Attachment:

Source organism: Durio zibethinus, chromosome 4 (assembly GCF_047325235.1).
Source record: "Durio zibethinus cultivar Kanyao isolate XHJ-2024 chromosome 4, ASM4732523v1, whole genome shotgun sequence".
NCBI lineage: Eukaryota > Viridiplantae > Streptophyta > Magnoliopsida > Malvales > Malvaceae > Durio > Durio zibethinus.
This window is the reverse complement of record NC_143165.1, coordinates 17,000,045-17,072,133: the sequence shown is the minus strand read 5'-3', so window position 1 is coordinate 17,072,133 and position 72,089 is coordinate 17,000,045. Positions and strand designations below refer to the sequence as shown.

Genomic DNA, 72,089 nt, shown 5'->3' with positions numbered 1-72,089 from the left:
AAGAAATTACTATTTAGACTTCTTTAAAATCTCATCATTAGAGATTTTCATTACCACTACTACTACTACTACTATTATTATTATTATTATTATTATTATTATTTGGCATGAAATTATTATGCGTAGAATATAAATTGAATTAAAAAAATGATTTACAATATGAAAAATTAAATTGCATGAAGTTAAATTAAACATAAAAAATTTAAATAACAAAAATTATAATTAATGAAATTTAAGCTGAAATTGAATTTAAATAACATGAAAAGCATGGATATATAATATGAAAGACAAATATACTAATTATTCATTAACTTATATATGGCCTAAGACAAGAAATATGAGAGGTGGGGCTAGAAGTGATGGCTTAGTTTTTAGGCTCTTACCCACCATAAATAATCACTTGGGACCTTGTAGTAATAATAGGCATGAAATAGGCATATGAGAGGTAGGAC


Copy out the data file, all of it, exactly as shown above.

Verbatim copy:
Source organism: Durio zibethinus, chromosome 4 (assembly GCF_047325235.1).
Source record: "Durio zibethinus cultivar Kanyao isolate XHJ-2024 chromosome 4, ASM4732523v1, whole genome shotgun sequence".
NCBI lineage: Eukaryota > Viridiplantae > Streptophyta > Magnoliopsida > Malvales > Malvaceae > Durio > Durio zibethinus.
This window is the reverse complement of record NC_143165.1, coordinates 17,000,045-17,072,133: the sequence shown is the minus strand read 5'-3', so window position 1 is coordinate 17,072,133 and position 72,089 is coordinate 17,000,045. Positions and strand designations below refer to the sequence as shown.

Genomic DNA, 72,089 nt, shown 5'->3' with positions numbered 1-72,089 from the left:
AAGAAATTACTATTTAGACTTCTTTAAAATCTCATCATTAGAGATTTTCATTACCACTACTACTACTACTACTATTATTATTATTATTATTATTATTATTATTTGGCATGAAATTATTATGCGTAGAATATAAATTGAATTAAAAAAATGATTTACAATATGAAAAATTAAATTGCATGAAGTTAAATTAAACATAAAAAATTTAAATAACAAAAATTATAATTAATGAAATTTAAGCTGAAATTGAATTTAAATAACATGAAAAGCATGGATATATAATATGAAAGACAAATATACTAATTATTCATTAACTTATATATGGCCTAAGACAAGAAATATGAGAGGTGGGGCTAGAAGTGATGGCTTAGTTTTTAGGCTCTTACCCACCATAAATAATCACTTGGGACCTTGTAGTAATAATAGGCATGAAATAGGCATATGAGAGGTAGGAC